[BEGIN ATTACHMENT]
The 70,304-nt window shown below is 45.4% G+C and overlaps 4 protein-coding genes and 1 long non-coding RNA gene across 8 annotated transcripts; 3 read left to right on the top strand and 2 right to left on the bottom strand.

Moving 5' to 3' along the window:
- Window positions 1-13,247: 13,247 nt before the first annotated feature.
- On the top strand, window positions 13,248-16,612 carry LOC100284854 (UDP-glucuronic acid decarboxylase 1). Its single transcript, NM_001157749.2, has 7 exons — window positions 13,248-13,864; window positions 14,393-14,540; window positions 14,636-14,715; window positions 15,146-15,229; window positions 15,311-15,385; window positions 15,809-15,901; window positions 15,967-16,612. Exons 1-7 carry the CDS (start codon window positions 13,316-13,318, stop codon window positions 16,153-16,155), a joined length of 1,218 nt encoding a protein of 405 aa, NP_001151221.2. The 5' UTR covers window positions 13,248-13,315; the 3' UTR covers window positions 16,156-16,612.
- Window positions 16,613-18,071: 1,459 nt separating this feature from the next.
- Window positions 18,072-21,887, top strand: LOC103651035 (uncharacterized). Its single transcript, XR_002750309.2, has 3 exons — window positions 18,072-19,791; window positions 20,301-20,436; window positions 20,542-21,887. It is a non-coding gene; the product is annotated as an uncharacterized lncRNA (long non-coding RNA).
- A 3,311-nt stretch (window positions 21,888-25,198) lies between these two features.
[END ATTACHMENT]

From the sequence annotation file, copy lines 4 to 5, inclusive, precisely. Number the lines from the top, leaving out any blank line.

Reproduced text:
- On the top strand, window positions 13,248-16,612 carry LOC100284854 (UDP-glucuronic acid decarboxylase 1). Its single transcript, NM_001157749.2, has 7 exons — window positions 13,248-13,864; window positions 14,393-14,540; window positions 14,636-14,715; window positions 15,146-15,229; window positions 15,311-15,385; window positions 15,809-15,901; window positions 15,967-16,612. Exons 1-7 carry the CDS (start codon window positions 13,316-13,318, stop codon window positions 16,153-16,155), a joined length of 1,218 nt encoding a protein of 405 aa, NP_001151221.2. The 5' UTR covers window positions 13,248-13,315; the 3' UTR covers window positions 16,156-16,612.
- Window positions 16,613-18,071: 1,459 nt separating this feature from the next.